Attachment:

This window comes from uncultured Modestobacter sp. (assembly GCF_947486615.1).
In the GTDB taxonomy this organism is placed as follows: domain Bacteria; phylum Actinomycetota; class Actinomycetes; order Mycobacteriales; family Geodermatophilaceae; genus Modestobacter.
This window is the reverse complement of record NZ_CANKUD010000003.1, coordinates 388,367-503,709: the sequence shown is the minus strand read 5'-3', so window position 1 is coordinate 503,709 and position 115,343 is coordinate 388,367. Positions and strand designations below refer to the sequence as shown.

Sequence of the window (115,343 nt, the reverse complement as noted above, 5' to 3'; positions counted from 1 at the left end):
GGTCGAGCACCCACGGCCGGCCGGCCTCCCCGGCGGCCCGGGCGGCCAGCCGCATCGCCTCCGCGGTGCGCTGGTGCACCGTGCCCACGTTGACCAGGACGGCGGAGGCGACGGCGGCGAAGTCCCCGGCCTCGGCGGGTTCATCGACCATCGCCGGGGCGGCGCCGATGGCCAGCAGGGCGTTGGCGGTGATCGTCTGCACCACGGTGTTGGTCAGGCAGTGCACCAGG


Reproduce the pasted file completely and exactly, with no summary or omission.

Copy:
This window comes from uncultured Modestobacter sp. (assembly GCF_947486615.1).
In the GTDB taxonomy this organism is placed as follows: domain Bacteria; phylum Actinomycetota; class Actinomycetes; order Mycobacteriales; family Geodermatophilaceae; genus Modestobacter.
This window is the reverse complement of record NZ_CANKUD010000003.1, coordinates 388,367-503,709: the sequence shown is the minus strand read 5'-3', so window position 1 is coordinate 503,709 and position 115,343 is coordinate 388,367. Positions and strand designations below refer to the sequence as shown.

Sequence of the window (115,343 nt, the reverse complement as noted above, 5' to 3'; positions counted from 1 at the left end):
GGTCGAGCACCCACGGCCGGCCGGCCTCCCCGGCGGCCCGGGCGGCCAGCCGCATCGCCTCCGCGGTGCGCTGGTGCACCGTGCCCACGTTGACCAGGACGGCGGAGGCGACGGCGGCGAAGTCCCCGGCCTCGGCGGGTTCATCGACCATCGCCGGGGCGGCGCCGATGGCCAGCAGGGCGTTGGCGGTGATCGTCTGCACCACGGTGTTGGTCAGGCAGTGCACCAGG